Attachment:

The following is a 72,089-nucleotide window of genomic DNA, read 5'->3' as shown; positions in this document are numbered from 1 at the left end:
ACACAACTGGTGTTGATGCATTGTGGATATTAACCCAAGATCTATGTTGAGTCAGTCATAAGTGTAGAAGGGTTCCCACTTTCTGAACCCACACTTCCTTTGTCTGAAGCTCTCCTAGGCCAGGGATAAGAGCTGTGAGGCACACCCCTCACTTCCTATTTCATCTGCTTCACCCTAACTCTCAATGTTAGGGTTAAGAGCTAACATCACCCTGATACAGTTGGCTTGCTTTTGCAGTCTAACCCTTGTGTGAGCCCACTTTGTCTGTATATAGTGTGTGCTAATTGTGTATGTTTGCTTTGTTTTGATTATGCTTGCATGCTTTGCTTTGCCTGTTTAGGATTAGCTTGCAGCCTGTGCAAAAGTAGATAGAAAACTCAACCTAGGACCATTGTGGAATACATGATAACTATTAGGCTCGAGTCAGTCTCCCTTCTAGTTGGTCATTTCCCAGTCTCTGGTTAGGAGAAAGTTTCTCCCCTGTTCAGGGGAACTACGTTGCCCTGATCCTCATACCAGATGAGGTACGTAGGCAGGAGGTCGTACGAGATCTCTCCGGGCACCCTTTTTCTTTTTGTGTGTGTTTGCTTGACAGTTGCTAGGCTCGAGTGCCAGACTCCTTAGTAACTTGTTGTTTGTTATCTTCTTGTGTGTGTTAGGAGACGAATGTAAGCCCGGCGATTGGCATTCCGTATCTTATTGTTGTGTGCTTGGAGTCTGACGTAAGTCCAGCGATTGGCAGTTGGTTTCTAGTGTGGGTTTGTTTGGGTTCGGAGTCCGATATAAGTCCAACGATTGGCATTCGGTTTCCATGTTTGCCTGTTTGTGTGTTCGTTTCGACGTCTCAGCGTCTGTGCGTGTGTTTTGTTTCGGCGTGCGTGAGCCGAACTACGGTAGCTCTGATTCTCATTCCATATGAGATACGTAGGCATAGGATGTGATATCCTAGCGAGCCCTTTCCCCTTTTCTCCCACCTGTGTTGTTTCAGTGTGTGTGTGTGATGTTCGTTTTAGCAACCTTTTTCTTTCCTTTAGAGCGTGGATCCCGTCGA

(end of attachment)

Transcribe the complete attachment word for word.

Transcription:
The following is a 72,089-nucleotide window of genomic DNA, read 5'->3' as shown; positions in this document are numbered from 1 at the left end:
ACACAACTGGTGTTGATGCATTGTGGATATTAACCCAAGATCTATGTTGAGTCAGTCATAAGTGTAGAAGGGTTCCCACTTTCTGAACCCACACTTCCTTTGTCTGAAGCTCTCCTAGGCCAGGGATAAGAGCTGTGAGGCACACCCCTCACTTCCTATTTCATCTGCTTCACCCTAACTCTCAATGTTAGGGTTAAGAGCTAACATCACCCTGATACAGTTGGCTTGCTTTTGCAGTCTAACCCTTGTGTGAGCCCACTTTGTCTGTATATAGTGTGTGCTAATTGTGTATGTTTGCTTTGTTTTGATTATGCTTGCATGCTTTGCTTTGCCTGTTTAGGATTAGCTTGCAGCCTGTGCAAAAGTAGATAGAAAACTCAACCTAGGACCATTGTGGAATACATGATAACTATTAGGCTCGAGTCAGTCTCCCTTCTAGTTGGTCATTTCCCAGTCTCTGGTTAGGAGAAAGTTTCTCCCCTGTTCAGGGGAACTACGTTGCCCTGATCCTCATACCAGATGAGGTACGTAGGCAGGAGGTCGTACGAGATCTCTCCGGGCACCCTTTTTCTTTTTGTGTGTGTTTGCTTGACAGTTGCTAGGCTCGAGTGCCAGACTCCTTAGTAACTTGTTGTTTGTTATCTTCTTGTGTGTGTTAGGAGACGAATGTAAGCCCGGCGATTGGCATTCCGTATCTTATTGTTGTGTGCTTGGAGTCTGACGTAAGTCCAGCGATTGGCAGTTGGTTTCTAGTGTGGGTTTGTTTGGGTTCGGAGTCCGATATAAGTCCAACGATTGGCATTCGGTTTCCATGTTTGCCTGTTTGTGTGTTCGTTTCGACGTCTCAGCGTCTGTGCGTGTGTTTTGTTTCGGCGTGCGTGAGCCGAACTACGGTAGCTCTGATTCTCATTCCATATGAGATACGTAGGCATAGGATGTGATATCCTAGCGAGCCCTTTCCCCTTTTCTCCCACCTGTGTTGTTTCAGTGTGTGTGTGTGATGTTCGTTTTAGCAACCTTTTTCTTTCCTTTAGAGCGTGGATCCCGTCGA